“Several of them who are my friends have done the biometric capturing since this week, even as many others are still skeptical about it. But they have no choice. I told them that they can’t win the war because they are employees of the Federal Government.”
FG position on IPPIS
At the peak of the face-off, the Federal Government through the Senior Special Assistant to the President on Public Affairs, Ajuri Ngelale said that the introduction of IPPIS is aimed at curbing the excesses and corruption in the payment system of lecturers
His words: “At the time we are trying to manage the revenues. We can’t afford to sit and watch individuals take multiple salaries for themselves at the expense of the institutions and this country,”
He said the platform will enable the Federal Government to stop lecturers from earning full-time salaries from multiple universities under the disguise of sabbatical leave. He said the regulation is like the Presidential Initiative on Continuous Audit (PICA) that was introduced in 2015 which linked BVN to all accounts of federal services workers.
According to him, the implementation of PICA has revealed about 54, 000 ghost workers in the service’s payroll as the country saved about N200 billion through the process. The presidential aide explained that the union cannot refuse to be enrolled on IPPIS when the country’s military and other agencies are on the same system.
Ngelale further stressed that although the IPPIS will regulate the excesses of lecturers, instead of the Federal Government paying a lecturer four times salary during their sabbatical leave, benefits, and allowance, will be provided to them.
Union stand on the new platform
ASUU University of Lagos branch chairman, Dr. Dele Ashiru, however, explained that lecturers are entitled to such a system of payment during their sabbatical leave. He said lecturers earning from different universities during their sabbatical leave which is at an interval of six years is a practice embraced across the world.
Said he: “Government should stop this hype about fighting corruption, they are paying only leave service”.
The union leader observed that the government overruling such practices are against the university autonomy and agreement it entered and signed with the union.
He said the template of the IPPIS presented by the accountant general is different from the one the law states. Ashiru said that if the Nigerian government is fighting against corruption, it is not by” sloganeering” and accusing ASUU of corruption.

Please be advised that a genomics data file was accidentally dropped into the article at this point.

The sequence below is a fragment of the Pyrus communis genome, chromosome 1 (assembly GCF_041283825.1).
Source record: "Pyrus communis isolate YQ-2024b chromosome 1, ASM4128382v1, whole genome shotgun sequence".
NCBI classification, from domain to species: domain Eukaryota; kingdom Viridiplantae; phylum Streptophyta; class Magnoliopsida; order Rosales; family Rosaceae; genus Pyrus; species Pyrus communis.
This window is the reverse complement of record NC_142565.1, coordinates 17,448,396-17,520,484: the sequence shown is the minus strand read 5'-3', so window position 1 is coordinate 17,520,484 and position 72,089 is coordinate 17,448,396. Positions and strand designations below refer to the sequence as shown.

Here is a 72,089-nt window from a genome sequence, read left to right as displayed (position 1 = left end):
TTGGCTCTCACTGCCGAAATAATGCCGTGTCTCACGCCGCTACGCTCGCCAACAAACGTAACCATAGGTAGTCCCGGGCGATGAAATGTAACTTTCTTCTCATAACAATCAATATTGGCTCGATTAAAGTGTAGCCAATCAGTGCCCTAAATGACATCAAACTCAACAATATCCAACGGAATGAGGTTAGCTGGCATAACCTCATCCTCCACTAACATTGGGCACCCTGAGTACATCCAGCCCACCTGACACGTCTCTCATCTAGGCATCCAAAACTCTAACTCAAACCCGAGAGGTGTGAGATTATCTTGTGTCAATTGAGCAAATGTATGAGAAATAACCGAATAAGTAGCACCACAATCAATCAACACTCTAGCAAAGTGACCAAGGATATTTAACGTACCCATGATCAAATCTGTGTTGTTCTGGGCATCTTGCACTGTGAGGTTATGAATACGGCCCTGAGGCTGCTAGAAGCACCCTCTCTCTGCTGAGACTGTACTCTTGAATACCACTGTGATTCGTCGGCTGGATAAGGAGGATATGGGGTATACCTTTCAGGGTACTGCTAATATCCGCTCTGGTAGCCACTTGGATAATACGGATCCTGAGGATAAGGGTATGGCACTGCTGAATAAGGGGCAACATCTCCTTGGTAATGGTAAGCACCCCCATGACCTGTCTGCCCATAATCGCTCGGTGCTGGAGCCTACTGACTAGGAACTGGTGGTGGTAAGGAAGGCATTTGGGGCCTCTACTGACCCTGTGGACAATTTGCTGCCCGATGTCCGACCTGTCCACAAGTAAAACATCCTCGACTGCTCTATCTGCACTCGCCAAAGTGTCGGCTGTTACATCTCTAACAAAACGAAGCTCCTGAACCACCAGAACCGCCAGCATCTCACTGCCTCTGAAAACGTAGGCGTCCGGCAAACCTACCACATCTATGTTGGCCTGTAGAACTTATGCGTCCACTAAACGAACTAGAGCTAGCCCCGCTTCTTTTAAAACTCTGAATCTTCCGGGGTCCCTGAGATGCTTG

ERC position on IPPIS
As the government and ASUU continue the drama on the new payment platform, the Education Rights Campaign (ERC) view the controversy generated around the implementation of IPPIS in the public universities as unnecessary and diversionary, especially considering the enormous challenges of underfunding, skyrocketing tuition fees and the clampdown on democratic rights facing the education sector.
No doubt, mind-boggling corruption has become the hallmark of many public tertiary institutions in Nigeria. In fact, if a serious and diligent investigation is carried out into the activities of universities and other educational institutions, many vice chancellors, rectors and provosts alongside with other principal officers and account officers and members of the governing councils would become permanent inmates of high-security prisons, the group said.
ERC National Coordinator, Hassan Taiwo, and the National Secretary, Omole Ibukun do not believe that the IPPIS on its own is capable of curbing corruption and ensuring sanity, transparency, and accountability not just in the public education system, but also the MDAs where it has been introduced.
The ERC believes that only the democratic management of public schools by elected representatives of workers, students, parents, and communities can begin to curb corruption in the educational system and ensure that every kobo voted actually reflects in the progress of the sector.
On fighting corruption, the group noted that five years of Buhari administration, several government officials under him have been exposed to different corruption scandals.
“For instance, the Attorney General of the Federation, Justice Abubakar Malami is currently enmeshed in a scandal concerning attempt to pay a whopping $2.15 billion (N774 billion) as commission/professional fees to a private company, Trobell International (Nig) Ltd to help recover the sum of $62.1 billion from oil companies. This is aside from other scandals which have further exposed the fact that despite its anti-corruption mantra, the Buhari government is swirling in an ocean of corruption.
“President Buhari himself has been Minister of Petroleum for the 5th year running yet the NNPC continues to bleed out an enormous amount of money through opaque transactions with oil majors, underpayment of oil receipts to the treasury, corrupt subsidy scheme, etc. An IPPIS domiciled with any official of a government with this kind of record will not necessarily lead to any stoppage of corruption and corrupt practices,” the group said.